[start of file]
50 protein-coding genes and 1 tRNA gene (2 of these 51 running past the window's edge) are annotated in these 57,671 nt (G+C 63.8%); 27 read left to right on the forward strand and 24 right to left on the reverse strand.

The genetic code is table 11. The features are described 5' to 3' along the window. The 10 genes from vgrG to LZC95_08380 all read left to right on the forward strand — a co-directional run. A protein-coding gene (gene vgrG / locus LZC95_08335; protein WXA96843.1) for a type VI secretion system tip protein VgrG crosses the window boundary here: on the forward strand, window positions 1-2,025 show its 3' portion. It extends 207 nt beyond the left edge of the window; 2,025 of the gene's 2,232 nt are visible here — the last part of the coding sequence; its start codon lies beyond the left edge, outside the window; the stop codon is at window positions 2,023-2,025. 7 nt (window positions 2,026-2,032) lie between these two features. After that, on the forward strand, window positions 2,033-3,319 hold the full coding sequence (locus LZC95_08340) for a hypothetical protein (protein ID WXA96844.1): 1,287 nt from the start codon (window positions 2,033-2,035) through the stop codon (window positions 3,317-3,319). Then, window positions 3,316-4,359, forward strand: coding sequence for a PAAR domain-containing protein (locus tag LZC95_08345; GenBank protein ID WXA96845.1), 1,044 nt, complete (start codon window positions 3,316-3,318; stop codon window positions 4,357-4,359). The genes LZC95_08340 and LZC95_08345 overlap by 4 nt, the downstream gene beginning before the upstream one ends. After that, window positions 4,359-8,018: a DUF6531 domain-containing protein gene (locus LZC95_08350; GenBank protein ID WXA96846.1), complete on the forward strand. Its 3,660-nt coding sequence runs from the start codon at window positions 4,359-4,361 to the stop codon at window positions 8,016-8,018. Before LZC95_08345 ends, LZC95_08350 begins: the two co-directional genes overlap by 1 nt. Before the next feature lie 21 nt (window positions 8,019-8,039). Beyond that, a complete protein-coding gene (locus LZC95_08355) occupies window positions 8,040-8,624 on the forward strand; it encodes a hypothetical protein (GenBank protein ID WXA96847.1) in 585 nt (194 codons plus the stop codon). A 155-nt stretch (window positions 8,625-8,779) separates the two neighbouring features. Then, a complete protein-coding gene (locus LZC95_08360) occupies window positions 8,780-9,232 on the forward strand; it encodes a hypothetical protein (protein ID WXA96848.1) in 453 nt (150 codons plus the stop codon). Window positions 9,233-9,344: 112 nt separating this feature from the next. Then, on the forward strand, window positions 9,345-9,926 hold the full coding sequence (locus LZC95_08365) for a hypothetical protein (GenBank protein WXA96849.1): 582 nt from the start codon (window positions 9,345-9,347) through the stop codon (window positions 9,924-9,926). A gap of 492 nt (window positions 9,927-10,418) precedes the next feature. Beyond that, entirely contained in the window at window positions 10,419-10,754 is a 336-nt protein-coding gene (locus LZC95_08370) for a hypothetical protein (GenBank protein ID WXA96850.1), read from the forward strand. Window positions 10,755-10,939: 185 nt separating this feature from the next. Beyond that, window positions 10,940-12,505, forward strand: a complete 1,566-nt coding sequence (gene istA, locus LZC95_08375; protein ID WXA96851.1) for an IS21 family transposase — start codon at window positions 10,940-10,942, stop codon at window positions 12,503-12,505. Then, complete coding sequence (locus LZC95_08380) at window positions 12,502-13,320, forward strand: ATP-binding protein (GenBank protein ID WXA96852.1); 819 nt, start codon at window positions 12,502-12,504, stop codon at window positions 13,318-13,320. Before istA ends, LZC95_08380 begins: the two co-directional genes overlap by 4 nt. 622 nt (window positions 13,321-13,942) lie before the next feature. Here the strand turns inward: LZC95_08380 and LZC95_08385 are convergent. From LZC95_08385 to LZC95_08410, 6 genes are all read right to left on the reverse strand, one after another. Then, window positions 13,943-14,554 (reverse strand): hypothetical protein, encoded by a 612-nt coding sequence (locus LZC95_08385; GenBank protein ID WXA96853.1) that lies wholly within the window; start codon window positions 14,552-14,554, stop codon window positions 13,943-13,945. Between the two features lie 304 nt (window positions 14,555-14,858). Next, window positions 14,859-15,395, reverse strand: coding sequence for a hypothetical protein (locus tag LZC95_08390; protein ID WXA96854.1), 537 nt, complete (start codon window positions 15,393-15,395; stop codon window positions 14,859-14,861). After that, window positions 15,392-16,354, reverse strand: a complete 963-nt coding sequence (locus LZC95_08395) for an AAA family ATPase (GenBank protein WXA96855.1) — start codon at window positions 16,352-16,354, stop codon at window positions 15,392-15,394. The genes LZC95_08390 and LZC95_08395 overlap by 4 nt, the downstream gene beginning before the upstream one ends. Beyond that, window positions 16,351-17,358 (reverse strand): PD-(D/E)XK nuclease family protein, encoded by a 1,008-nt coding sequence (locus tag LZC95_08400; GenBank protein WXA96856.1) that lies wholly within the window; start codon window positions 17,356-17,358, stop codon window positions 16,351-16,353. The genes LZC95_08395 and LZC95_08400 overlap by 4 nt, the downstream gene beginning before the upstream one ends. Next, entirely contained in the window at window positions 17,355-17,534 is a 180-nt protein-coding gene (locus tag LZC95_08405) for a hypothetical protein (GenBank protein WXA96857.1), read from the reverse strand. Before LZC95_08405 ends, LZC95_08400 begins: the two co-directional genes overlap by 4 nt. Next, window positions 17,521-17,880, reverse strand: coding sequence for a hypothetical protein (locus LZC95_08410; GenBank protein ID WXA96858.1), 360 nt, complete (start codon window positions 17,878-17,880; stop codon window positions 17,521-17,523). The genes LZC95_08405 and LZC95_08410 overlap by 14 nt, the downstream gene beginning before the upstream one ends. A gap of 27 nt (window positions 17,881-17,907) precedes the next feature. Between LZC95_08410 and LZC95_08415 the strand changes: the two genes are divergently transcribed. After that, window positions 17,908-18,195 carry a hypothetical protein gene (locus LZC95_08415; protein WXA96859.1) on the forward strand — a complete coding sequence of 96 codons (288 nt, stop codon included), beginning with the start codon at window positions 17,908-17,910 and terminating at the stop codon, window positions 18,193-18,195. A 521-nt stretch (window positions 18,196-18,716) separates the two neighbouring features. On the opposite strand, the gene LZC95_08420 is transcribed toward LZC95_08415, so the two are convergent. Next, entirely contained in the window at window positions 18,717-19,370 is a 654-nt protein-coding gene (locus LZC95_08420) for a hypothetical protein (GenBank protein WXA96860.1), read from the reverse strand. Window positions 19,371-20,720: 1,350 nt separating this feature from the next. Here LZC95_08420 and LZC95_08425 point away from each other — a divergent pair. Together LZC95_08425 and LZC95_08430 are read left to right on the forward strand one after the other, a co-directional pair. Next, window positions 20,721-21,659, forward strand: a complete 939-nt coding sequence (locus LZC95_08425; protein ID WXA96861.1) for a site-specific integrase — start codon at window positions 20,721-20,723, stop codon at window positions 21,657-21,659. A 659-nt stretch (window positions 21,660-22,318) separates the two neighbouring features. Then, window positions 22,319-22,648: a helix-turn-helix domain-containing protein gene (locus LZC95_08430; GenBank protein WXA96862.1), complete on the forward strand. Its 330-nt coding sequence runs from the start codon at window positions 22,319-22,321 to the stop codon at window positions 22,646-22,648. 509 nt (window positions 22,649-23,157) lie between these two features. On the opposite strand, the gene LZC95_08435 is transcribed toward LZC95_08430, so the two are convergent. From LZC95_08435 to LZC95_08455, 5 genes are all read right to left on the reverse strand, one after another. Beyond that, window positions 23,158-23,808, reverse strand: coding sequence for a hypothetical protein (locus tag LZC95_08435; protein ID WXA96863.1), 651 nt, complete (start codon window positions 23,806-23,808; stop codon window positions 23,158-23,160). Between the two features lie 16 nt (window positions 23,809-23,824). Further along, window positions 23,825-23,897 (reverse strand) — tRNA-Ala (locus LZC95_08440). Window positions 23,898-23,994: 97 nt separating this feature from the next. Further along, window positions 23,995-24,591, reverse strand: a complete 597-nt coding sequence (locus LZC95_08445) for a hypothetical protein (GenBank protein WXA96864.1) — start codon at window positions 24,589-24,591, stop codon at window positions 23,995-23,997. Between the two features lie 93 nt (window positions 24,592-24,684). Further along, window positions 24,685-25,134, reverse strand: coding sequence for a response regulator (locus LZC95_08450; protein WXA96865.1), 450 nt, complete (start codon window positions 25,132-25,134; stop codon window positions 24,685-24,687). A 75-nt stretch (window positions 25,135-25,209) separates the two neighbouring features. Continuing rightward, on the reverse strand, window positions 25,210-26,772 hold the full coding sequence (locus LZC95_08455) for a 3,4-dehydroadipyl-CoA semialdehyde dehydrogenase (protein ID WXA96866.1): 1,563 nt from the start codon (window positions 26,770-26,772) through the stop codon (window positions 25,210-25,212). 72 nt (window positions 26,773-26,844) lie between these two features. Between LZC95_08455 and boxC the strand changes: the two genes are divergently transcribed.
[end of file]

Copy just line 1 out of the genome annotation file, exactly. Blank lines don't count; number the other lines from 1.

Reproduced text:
50 protein-coding genes and 1 tRNA gene (2 of these 51 running past the window's edge) are annotated in these 57,671 nt (G+C 63.8%); 27 read left to right on the forward strand and 24 right to left on the reverse strand.